The price of an average three bedroom semi detached house in County Cork has risen by 2.3% to €110,000 in the first three months of 2015, while the same house in Cork City has risen by 3.77% to €275,000 according to a national survey carried out by Real Estate Alliance.
And prices in Cork City have risen by 10% in the last six months, from a level of €250,000 in September 2014.
The Real Estate Alliance Average house index concentrates on Ireland's typical stock home, the three-bed semi, giving a picture of the property market in towns and cities countrywide.
It now takes 12 weeks to sell the average house in Bantry, compared to 18 weeks in September 2014, while it takes three weeks to sell a suitable house in Cork city.
“There is a distinct lack of supply in Cork city and surrounding towns, with no construction activity,” said Michael O’Donohue from REA O’Donohue Clark in Cork.
“For this reason, properties that are on the market are attracting a lot of interest. We do not see supply volumes increasing and this will drive prices up even further.
“There are a lot of mortgage approvals already in place but they are struggling to find the right property.
“Although some properties are coming on the market through receivers, they are not generally meeting the demand for the family three-bed semi.”
According to John O’Neil, Bantry, Cork, REA Celtic Properties: “Strong interest from the UK has fuelled the market since the start of 2015 with an increased level of inquiries from abroad throughout the first quarter, thanks mainly to the strength of sterling.
“The local market in Cork is active and discerning, and growing in confidence month-by-month. Local tradespeople have returned to the market and are starting to buy up properties for renovation especially in coastal areas.”
The average semi detached house nationally, including Dublin, now costs €187,153 the latest REA survey has found – a rise of 16.23% over the past 12 months.
However, the average house has risen by just 1.32%, or €7,005, across the country over the December 2014 figure of €184,713 – and the lack of a supply of suitable housing is a feature of the market across the country.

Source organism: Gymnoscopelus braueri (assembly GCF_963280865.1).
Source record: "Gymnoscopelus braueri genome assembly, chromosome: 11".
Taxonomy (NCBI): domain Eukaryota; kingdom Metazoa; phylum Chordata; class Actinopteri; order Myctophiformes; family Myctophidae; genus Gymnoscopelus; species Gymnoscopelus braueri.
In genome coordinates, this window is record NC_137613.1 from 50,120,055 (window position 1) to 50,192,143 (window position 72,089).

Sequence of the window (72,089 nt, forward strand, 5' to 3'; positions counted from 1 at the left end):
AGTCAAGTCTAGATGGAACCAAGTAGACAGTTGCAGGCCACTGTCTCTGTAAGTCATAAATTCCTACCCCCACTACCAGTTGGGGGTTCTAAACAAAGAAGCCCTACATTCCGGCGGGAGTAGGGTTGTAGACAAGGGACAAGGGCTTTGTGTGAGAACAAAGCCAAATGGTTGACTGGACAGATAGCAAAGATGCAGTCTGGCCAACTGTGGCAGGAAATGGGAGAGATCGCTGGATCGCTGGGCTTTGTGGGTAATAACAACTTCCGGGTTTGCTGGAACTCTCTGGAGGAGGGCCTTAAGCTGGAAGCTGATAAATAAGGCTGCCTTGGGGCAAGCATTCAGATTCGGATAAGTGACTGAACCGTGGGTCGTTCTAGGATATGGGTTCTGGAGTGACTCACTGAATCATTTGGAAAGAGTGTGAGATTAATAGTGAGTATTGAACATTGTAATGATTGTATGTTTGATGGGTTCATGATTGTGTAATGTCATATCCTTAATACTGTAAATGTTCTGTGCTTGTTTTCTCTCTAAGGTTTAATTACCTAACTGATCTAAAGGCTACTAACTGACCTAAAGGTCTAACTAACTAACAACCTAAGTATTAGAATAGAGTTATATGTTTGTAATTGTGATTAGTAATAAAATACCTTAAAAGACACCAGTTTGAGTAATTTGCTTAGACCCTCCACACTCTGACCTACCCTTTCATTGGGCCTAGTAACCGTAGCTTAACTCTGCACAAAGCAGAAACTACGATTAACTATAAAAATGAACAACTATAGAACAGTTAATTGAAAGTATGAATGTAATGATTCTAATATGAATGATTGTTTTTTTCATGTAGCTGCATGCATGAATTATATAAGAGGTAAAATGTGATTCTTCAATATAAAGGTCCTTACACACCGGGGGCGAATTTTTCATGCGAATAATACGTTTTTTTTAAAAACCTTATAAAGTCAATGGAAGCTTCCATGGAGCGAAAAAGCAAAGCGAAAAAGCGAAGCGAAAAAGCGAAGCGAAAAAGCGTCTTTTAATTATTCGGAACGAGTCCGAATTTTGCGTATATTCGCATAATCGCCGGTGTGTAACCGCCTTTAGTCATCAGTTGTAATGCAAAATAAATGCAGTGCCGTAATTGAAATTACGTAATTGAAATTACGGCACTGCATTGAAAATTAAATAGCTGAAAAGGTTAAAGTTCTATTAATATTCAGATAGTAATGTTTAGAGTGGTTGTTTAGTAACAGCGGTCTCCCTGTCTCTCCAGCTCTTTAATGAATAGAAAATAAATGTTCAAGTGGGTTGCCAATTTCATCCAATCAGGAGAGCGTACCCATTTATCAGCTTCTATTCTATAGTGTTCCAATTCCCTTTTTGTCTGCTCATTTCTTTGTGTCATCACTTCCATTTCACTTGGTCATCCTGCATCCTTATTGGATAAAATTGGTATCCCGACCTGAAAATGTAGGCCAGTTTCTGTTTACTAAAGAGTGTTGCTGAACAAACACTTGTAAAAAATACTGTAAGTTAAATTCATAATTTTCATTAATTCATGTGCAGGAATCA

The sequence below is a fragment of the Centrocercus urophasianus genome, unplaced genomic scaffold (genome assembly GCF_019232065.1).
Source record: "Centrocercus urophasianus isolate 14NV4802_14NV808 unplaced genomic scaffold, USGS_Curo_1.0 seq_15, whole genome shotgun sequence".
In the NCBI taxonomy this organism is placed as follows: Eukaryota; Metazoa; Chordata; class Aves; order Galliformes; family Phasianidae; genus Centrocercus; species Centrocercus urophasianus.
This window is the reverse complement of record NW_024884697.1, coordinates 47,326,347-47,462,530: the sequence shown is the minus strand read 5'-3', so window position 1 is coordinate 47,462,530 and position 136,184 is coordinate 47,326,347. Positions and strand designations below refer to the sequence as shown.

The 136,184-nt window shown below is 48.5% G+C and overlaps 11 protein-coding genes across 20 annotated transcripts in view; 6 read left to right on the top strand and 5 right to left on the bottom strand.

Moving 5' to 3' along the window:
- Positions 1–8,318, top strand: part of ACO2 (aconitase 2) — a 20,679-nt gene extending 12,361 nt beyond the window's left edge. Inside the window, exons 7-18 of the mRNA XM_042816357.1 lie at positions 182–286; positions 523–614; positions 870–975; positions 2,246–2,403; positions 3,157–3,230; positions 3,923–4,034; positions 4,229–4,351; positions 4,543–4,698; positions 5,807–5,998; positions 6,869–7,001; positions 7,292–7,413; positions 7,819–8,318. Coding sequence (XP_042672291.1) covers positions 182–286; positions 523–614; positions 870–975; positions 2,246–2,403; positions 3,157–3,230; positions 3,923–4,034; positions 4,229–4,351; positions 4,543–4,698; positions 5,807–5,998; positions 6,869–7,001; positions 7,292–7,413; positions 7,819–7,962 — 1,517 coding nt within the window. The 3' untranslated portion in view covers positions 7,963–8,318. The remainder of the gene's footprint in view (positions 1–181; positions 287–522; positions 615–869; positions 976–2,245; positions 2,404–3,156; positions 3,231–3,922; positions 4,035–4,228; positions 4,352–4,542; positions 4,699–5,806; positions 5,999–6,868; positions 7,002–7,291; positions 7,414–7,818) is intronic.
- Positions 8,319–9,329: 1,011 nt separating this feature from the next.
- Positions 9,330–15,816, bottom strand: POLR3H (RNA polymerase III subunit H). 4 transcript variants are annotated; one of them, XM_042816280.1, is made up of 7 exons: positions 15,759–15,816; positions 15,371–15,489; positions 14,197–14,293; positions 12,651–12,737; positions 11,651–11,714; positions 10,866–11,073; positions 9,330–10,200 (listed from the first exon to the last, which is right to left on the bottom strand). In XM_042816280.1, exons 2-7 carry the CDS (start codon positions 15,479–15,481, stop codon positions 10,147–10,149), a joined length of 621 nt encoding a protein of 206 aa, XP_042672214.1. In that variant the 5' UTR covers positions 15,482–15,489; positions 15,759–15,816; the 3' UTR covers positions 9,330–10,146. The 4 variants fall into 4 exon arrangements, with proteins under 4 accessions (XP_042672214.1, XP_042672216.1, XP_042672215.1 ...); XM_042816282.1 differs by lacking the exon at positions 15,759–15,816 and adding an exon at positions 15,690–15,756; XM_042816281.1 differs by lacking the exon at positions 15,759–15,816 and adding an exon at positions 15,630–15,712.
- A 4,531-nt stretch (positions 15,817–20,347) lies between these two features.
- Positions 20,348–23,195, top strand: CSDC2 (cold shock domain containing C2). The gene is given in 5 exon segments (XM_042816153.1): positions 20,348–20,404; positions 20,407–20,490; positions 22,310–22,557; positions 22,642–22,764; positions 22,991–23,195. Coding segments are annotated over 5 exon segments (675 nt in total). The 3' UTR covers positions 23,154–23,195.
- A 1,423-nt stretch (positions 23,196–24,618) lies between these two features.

“There is an acute lack of supply of three-bedroom family homes because it is still not financially viable in many areas for builders to construct homes and make a profit,” said REA Chief Executive Philip Farrell.
“In country and commuter areas where the average value is below €200,000, supply of new homes will remain reduced even if lands become available due to profitability issues for developers who need houses to sell for above that mark.
“This is caused by the current high cost of construction which is exacerbated by the significant taxes which are payable on a new home (28% of the cost) and the recently increased building regulations.“
And while Dublin led the way in the market recovery last year, prices have fallen by -0.28% in Dublin city and county in the opening quarter, where the average semi-d now stands at €352,500.
In a complete shift in the market, the biggest increases over the last year have come from what is termed Tier Three – the country areas, outside of the pale and the major cities, which have gone up by 17.28%, ahead of Dublin city’s 17.18%, and 14.82% when Dublin city and county are combined.
Over the past six months, property price rise rates in the rest of the country (5.1%) have more than trebled that of the capital (1.55%).
In the opening quarter this year, there have been significant increases in Carlow (7.50%) Kilkenny City (7.41%), Waterford City (5%) and Wexford (8%), while the rise in sterling has seen a jump in property prices in Bundoran in Donegal of 7.69%.
Available for interview:
Mick O’Donohue, REA O’Donohue Clark, 087 252 7485
John O’Neill, REA Celtic Properties, 087 2357288
Philip Farrell, CEO Real Estate Alliance
086 250 3515 / email@example.com
For further information on exhibition contact:
Eimer O’Keefe, Real Estate Alliance
086 8249040 / firstname.lastname@example.org
Darren Hughes, MediaConsult 086 2937037 / email@example.com